Years ago I read a great book by Dr. Robert Arnot called THE BIOLOGY OF SUCCESS. I still have it in my bookshelf and refer to it regularly. Understand how you operate and you will optimize your chances of succeeding in your chosen profession.

Do you know your rhythm? Do you know your strengths? How do you relax? Do you have flex time built into your schedule?

If you are working toward a goal, writing or non-writing, share it with me. Share your challenges and your solutions with me. I'd love to hear about them.

Wednesday, October 20, 2010

Sweet Home Alabama in Autumn Glory

After we returned from our trip to Gatlinburg, Tennessee, I was inspired to decorate my house for Halloween and Thanksgiving. The days are getting shorter, the nights are indigo dark, and I need my burst of fall colors to liven my spirit.  I even put together a little neighborhood treat for two houses called YOU'VE BEEN BOOED. Essentially you get two cheap candy holders and fill them with doodads and Halloween candy then place a poem with the holder instructing the recipient of the gifts to do the same to two other households. Here's the fun part: you have to do it in secret and not get caught. My darling daughter and I have "Booed" a lot of people under cover of night. It's quite fun!

Here are my Sweet Home Alabama Autumn Home Decorating Pictures:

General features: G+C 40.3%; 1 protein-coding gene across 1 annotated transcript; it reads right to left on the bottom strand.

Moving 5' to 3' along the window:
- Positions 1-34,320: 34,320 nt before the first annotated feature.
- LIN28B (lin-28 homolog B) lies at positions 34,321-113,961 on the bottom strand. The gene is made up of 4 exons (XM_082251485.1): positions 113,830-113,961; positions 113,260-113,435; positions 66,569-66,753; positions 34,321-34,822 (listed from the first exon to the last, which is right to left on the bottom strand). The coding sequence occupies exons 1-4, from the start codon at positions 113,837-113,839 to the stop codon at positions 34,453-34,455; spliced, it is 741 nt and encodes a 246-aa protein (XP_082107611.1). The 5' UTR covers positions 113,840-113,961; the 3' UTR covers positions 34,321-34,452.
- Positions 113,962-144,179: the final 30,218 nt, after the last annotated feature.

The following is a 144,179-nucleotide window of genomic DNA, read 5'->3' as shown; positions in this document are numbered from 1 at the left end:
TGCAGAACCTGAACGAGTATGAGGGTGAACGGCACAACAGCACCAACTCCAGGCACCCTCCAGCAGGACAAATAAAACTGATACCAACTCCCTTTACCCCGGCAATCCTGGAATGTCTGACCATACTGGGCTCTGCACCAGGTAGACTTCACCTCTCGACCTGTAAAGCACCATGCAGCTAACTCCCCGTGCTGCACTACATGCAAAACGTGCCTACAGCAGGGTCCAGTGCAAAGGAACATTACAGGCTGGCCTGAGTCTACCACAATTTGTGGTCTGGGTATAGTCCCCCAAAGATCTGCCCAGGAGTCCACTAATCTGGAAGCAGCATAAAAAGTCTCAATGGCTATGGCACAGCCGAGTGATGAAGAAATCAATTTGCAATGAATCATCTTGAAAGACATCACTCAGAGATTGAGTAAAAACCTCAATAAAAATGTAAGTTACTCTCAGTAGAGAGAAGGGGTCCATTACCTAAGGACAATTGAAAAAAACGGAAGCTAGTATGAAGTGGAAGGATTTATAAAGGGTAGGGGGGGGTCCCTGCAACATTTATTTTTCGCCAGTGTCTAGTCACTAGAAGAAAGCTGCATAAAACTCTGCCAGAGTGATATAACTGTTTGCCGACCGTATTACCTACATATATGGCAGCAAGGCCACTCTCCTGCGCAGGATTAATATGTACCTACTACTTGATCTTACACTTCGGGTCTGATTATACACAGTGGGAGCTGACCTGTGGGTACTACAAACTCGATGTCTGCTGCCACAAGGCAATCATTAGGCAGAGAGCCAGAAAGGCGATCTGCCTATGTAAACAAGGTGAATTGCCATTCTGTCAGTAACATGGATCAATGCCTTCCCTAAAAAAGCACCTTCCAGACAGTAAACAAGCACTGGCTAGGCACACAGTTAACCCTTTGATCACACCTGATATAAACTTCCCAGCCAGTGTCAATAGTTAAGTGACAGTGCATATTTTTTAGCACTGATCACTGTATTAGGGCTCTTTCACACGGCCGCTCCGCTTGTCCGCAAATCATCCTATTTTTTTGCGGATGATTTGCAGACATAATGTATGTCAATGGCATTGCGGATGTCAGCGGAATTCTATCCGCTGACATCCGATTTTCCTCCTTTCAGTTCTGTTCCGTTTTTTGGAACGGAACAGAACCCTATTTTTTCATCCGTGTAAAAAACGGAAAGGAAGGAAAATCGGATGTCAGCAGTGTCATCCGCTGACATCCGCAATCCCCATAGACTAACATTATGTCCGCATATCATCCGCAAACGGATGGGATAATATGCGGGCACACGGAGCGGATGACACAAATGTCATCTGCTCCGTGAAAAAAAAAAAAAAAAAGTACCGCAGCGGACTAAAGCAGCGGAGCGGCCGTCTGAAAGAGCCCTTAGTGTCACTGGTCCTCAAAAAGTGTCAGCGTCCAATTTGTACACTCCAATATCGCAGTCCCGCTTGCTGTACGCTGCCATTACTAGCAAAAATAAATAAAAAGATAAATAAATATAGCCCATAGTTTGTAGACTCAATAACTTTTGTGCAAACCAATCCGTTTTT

Monday, October 18, 2010

Autumn Adventures in Gatlinburg

I've been playing hooky from hard work to enjoy the beautiful weather and gorgeous blue skies during my favorite season. I adore autumn. I always have enjoyed this transitional season because no matter where I have lived, it always seems to spark little darts of happiness in my heart. There's something magical about this transitional time that wakes me up and makes me want to create.

I have another reason to love this season: my darling daughter is a late September baby. I can remember hours and hours of time pushing her up and down the hills of our subdivision while she nibbled on Cheerios. Now that she is a teenager, we are taking advantage of the fall break from school and traveling together.

I love the gorgeous colors, the crisp weather and the seasonal decorations we found in Gatlinburg, Tennessee. Although the trees weren't in peak color, we had a great time exploring the little European style village nestled in the Great Smoky Mountains.

Here are some pictures of our adventure in Gatlinburg to show you why I'm writing less and playing more.

Friday, October 15, 2010

Get Your Groove On-Motivation Comes from Within